Once spruce needle rust becomes obvious on the trees it is too late to use a pesticide. When the needles start to turn color they are already infected and fungicides cannot cure the infected needles. Pesticides are seldom recommended because the infections usually won't damage the tree health. Additionally, because there is no way to predict which years the rust will be a problem, pesticides would have to be applied every year.

The best thing you can do for your trees is to keep them well watered if the weather turns dry. Avoid using sprinklers though because they get the needles wet and can lead to needle and twig disease problems such as needle rust. It is much better to just lay the hose on the ground under the tree to soak the ground. Keep weeds and grass mowed around small trees so winds can dry the needles better and prevent infection. Mulching around yard trees is also recommended because it keeps the soil moist and also helps keep the weeds and grass away from them. Mulching also keeps your lawn mower and weed whip away from your trees there by reducing injury to the stem. These are likely to do a lot more damage to your trees than spruce needle rust ever will.

Additional information can be found at the following web sites:

Larch casebearer damage is down

Although they don't seem to cause much long-term damage, these tiny caterpillars defoliate tamarack by skeletonizing needles and the damage is quite noticeable. Caterpillars are present all season long, so the color of infested foliage starts out green in the spring and progresses through various shades of tan to orange by the end of summer. This season, the acreage of larch casebearer activity seems to have decreased in comparison with the last few years.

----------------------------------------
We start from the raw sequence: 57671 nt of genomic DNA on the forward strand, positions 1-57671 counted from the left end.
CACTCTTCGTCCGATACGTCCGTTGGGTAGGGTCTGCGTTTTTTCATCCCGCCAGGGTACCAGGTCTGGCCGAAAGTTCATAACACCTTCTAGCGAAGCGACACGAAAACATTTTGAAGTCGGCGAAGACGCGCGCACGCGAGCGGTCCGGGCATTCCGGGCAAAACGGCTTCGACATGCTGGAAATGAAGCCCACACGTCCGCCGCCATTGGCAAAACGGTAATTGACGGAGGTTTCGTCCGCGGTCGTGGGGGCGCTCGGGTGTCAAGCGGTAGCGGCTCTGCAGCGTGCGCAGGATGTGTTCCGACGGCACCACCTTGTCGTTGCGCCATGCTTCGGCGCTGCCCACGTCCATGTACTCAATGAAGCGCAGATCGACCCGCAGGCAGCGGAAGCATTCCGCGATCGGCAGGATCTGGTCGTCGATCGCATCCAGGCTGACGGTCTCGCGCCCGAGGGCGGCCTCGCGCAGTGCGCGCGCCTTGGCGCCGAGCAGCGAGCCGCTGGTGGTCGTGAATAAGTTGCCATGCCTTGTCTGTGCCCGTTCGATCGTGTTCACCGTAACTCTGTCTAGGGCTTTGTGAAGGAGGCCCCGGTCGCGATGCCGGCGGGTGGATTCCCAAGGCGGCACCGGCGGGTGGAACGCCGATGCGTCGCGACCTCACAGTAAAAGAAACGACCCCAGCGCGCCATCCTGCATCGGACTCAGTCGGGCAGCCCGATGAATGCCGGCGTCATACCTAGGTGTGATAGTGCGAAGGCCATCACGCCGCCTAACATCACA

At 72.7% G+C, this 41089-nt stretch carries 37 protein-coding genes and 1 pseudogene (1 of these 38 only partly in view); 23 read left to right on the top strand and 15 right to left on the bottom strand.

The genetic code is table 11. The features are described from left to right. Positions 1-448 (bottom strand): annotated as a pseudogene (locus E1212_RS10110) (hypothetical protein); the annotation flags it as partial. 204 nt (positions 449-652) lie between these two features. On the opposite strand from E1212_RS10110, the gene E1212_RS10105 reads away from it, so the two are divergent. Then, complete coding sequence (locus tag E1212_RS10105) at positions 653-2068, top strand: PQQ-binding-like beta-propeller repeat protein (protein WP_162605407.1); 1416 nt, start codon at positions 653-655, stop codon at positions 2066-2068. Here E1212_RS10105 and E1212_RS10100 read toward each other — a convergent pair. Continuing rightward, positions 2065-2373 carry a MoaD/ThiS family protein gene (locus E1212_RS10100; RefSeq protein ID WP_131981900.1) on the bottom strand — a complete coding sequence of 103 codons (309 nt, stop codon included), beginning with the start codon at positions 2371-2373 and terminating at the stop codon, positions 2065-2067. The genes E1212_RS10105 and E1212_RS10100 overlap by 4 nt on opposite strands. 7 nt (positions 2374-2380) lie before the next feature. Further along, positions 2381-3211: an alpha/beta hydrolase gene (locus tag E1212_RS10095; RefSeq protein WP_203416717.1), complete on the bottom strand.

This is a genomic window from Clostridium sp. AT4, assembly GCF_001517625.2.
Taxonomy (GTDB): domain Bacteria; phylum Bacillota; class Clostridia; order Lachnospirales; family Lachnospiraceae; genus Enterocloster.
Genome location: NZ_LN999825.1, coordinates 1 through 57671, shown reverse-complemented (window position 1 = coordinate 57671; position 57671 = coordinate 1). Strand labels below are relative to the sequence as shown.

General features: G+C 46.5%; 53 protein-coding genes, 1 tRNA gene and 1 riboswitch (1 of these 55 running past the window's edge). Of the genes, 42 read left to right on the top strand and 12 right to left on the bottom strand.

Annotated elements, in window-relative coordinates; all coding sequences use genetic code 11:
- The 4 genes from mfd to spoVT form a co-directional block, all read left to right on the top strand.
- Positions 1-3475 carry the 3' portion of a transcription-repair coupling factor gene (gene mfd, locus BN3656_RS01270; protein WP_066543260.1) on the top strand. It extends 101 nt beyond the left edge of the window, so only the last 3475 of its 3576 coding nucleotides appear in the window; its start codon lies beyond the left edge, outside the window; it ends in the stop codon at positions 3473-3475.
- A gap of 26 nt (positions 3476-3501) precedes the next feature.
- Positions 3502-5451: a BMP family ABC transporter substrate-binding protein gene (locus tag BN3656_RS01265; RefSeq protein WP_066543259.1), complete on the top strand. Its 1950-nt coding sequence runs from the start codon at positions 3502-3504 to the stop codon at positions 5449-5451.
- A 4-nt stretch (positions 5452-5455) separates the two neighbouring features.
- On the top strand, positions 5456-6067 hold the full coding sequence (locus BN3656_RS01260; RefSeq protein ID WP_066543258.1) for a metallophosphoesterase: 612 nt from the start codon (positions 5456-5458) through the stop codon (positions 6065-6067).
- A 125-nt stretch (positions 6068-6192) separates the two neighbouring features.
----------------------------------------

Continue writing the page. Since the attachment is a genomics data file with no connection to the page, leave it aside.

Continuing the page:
photo: Tree with Larch casebearer

Tamarack with Larch casebearer

photo: tig with Larch casebearer

Tamarack tig with Larch casebearer

photo: Group of tree with Larch casebearer

Group of tamarack with Larch casebearer

For more info on larch casebearer

Leaf miners on birch and aspen

photo: Aspen blotchminer- upper surface of leaf

Blotch miner on upper surface of Aspen leaf

Heavy populations of birch leaf miner have turned leaves of paper birch tan along the north shore of Lake Superior. Outbreaks of birch leaf miner sometimes occur in the forest like this year along the North Shore, but they tend to be most damaging, in the form of stress, to open growing trees in yards in urban areas.